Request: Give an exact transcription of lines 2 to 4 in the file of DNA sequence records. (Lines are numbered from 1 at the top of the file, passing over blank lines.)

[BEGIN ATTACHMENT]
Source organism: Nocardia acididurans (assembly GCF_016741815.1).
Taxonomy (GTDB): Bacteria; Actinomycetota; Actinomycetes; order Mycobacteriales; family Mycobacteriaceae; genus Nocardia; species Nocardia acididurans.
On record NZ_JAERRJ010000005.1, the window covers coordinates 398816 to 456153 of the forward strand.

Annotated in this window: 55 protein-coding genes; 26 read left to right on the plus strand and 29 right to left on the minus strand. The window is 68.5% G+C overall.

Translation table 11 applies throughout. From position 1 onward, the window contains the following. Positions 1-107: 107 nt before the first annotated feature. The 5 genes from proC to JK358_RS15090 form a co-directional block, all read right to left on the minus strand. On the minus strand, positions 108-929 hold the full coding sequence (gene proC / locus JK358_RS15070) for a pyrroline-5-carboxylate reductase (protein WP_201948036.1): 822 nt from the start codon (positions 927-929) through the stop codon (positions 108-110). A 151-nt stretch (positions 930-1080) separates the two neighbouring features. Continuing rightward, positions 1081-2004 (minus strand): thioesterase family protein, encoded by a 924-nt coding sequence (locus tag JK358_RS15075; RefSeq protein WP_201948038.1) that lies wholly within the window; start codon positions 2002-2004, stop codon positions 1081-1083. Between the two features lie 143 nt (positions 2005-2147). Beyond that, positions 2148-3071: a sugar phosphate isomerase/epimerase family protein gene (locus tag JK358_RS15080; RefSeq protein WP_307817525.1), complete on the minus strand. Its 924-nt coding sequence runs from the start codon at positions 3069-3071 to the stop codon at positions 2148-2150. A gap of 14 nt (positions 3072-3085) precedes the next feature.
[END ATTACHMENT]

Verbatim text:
Taxonomy (GTDB): Bacteria; Actinomycetota; Actinomycetes; order Mycobacteriales; family Mycobacteriaceae; genus Nocardia; species Nocardia acididurans.
On record NZ_JAERRJ010000005.1, the window covers coordinates 398816 to 456153 of the forward strand.

Annotated in this window: 55 protein-coding genes; 26 read left to right on the plus strand and 29 right to left on the minus strand. The window is 68.5% G+C overall.